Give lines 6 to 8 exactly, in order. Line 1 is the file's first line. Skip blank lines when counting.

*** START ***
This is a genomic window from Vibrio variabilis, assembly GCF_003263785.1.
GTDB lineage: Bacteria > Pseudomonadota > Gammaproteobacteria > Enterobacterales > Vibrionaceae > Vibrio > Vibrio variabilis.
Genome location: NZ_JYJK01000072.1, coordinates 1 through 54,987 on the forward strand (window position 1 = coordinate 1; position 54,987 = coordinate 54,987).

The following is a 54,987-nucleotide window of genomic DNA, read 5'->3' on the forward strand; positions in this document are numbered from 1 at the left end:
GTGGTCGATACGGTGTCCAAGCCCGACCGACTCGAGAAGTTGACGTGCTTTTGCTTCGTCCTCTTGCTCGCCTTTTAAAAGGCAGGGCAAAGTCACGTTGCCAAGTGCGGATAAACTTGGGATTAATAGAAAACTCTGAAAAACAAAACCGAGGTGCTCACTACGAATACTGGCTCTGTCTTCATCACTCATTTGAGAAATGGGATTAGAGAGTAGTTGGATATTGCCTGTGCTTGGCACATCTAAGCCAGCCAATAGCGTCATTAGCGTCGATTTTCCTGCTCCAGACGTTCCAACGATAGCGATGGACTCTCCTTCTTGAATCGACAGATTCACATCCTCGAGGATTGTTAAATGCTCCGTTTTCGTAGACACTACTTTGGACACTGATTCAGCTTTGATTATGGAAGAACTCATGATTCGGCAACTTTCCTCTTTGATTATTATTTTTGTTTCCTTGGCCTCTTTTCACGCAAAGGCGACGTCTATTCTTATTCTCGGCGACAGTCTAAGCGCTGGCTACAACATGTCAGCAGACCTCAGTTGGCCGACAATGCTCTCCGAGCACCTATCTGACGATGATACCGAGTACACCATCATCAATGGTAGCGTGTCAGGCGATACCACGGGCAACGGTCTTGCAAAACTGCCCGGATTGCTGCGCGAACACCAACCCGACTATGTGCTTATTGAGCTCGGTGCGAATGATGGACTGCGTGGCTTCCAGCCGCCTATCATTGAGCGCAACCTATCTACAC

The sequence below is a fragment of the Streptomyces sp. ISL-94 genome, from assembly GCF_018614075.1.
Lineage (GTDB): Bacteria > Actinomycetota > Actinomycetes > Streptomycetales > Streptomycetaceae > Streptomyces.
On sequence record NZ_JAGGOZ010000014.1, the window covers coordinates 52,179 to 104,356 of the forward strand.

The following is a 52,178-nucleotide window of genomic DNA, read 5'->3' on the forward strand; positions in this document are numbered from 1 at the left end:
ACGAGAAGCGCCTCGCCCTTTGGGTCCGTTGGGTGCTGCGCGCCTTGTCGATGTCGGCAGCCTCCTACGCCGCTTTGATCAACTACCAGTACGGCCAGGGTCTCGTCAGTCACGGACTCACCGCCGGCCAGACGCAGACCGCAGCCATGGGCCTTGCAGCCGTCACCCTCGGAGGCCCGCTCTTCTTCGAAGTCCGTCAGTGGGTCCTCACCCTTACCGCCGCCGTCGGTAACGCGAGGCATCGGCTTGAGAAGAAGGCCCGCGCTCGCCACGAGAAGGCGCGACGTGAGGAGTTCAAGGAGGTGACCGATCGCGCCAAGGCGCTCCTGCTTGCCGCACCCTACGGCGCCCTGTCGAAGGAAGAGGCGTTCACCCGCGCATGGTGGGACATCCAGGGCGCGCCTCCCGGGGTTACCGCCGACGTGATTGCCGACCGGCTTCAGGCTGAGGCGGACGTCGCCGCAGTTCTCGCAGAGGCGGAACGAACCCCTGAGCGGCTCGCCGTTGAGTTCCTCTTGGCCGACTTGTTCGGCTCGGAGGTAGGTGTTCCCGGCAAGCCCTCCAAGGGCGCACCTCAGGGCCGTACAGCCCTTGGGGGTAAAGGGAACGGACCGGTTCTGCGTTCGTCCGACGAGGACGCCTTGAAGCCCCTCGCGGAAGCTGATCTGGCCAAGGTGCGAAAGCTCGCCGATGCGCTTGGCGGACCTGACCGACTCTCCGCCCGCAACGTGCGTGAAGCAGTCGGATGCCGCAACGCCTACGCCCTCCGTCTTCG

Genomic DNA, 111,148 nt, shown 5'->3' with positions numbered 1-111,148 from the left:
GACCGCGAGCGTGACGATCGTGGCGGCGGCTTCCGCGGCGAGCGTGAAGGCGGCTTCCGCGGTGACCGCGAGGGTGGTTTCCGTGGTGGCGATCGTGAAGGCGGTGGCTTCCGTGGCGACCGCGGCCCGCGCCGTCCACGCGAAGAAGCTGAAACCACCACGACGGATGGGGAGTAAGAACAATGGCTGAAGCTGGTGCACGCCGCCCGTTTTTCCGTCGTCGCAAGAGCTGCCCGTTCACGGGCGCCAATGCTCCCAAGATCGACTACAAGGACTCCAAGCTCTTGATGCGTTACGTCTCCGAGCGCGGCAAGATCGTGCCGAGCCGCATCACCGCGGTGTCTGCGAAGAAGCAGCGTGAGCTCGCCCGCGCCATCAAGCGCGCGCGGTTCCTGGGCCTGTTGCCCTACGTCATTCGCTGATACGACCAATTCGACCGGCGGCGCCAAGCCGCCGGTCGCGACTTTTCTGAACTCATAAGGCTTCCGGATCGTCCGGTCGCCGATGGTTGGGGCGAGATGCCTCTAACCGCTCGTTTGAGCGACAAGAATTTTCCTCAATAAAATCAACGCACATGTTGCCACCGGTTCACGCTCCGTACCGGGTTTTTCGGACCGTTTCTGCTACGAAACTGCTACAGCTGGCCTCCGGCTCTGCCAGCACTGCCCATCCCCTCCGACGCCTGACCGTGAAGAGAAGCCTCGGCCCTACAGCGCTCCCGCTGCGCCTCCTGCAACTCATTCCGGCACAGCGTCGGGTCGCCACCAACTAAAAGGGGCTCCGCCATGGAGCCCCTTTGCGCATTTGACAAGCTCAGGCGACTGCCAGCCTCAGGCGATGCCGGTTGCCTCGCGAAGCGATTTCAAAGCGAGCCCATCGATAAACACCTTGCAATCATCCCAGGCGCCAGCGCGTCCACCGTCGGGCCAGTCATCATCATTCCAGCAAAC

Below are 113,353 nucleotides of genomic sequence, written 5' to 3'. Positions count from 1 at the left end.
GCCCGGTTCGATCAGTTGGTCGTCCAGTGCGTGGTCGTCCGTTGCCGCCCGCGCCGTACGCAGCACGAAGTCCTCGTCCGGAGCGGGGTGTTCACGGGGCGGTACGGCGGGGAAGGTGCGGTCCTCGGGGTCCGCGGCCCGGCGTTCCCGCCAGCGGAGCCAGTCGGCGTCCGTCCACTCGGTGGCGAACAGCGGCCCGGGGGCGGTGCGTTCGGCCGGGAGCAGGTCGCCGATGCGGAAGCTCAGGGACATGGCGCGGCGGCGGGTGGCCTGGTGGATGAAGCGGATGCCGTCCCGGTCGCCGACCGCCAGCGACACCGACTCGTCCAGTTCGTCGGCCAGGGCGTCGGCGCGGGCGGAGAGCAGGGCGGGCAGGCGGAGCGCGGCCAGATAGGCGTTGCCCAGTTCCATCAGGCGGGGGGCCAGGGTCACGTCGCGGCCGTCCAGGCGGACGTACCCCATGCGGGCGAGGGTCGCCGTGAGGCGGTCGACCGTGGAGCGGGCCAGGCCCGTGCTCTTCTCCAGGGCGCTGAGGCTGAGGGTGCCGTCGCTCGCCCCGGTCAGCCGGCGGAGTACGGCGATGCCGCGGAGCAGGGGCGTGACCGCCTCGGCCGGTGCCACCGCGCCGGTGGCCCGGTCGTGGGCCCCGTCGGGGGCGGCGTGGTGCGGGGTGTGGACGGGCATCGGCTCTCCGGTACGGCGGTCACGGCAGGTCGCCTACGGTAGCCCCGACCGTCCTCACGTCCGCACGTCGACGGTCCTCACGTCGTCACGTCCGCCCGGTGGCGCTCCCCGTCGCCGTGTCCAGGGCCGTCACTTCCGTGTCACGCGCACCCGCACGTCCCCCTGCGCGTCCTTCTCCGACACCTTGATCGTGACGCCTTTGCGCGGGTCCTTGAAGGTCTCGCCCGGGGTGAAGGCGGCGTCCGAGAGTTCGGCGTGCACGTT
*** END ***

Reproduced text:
The sequence below is a fragment of the Streptomyces sp. ISL-94 genome, from assembly GCF_018614075.1.
Lineage (GTDB): Bacteria > Actinomycetota > Actinomycetes > Streptomycetales > Streptomycetaceae > Streptomyces.
On sequence record NZ_JAGGOZ010000014.1, the window covers coordinates 52,179 to 104,356 of the forward strand.